While this is an engaging story, Death as narrator is the feature that really makes this book exceptional to me. Much of the lightness and humor comes from the fact that the narrator is not grim, but rather has humor and a stilted form of humanity about him. From a narrative perspective, Death offers a unique point of view, but it’s the circumvention of expectations that comes from the fact that Death can recognize the tragedy of what is unfolding before him. He’s not emotional about it in the way a human would be, but neither does he ignore the brutality and absurdity of it. The other factor that catapults this book beyond the realm of run-of-mill war story, is how the desire for literature and learning — which would usually be lost in a war story’s struggle for survival – is given a prominent role.

I enjoyed this book immensely. It’s an intensely human story, neither saturated in sorrow nor ignoring the horrors of war and genocide. I highly recommend it for fiction readers.

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BOOK REVIEW: The Tattooist of Auschwitz by Heather Morris

The Tattooist of AuschwitzThe Tattooist of Auschwitz by Heather Morris
My rating: 5 of 5 stars

Amazon page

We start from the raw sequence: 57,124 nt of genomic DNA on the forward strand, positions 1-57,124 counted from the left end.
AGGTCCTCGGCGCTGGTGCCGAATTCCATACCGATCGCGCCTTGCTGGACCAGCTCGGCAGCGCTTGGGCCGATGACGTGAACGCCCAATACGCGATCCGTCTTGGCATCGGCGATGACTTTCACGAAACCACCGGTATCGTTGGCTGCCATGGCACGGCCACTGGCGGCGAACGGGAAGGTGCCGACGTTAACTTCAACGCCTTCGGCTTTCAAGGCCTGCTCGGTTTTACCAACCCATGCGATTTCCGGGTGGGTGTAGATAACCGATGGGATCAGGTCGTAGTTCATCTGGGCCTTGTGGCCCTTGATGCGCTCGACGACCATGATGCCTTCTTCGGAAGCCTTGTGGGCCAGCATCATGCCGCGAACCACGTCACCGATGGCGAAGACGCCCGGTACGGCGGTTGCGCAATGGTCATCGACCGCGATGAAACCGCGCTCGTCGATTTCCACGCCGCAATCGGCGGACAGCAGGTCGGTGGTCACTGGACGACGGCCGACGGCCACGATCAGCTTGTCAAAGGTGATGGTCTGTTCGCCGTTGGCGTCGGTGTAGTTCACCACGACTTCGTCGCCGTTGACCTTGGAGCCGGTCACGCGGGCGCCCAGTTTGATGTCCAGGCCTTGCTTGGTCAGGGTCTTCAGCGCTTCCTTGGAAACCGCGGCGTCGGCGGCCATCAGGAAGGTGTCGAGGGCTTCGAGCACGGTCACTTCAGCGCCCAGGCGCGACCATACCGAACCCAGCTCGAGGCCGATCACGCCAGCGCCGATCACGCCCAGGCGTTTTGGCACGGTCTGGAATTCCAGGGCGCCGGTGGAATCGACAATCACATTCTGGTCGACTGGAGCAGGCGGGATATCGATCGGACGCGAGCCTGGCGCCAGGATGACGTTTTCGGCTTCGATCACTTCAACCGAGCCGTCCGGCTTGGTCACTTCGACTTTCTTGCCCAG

At its core, this is a love story set in the most unlikely of places, the Auschwitz Concentration Camp – which was in reality an extermination camp where Jews and others were executed as part of the Nazi Final Solution. Lale, the lead character, owing to his skill with languages and his survival instincts, was a prisoner chosen to be the assistant tattooist and in short order the tattooist’s replacement. As tattooist, Lale was responsible for writing numbers indelibly on the arms of the adult prisoners coming to the Auschwitz and Birkenau camps. This position offered him an unusual freedom of movement that allowed him to carry on a secretive relationship with one of the young women that he’d tattoo’d and become instantly smitten with. It also allowed him to carry out a small-scale relief mission in which he purchased food and medicine from a couple of sympathetic Poles. Still, this covert charitable work didn’t erase his guilt of believing he was participating in the atrocity by way of the tattoo-branding of his fellow prisoners. In a place where everyday was a test of survival, it goes without saying that both his love affair and his covert purchases created a heightened risk of being killed. The tension is perpetually high as one never knows whether Lale or those dear to him will survive from one scene to the next.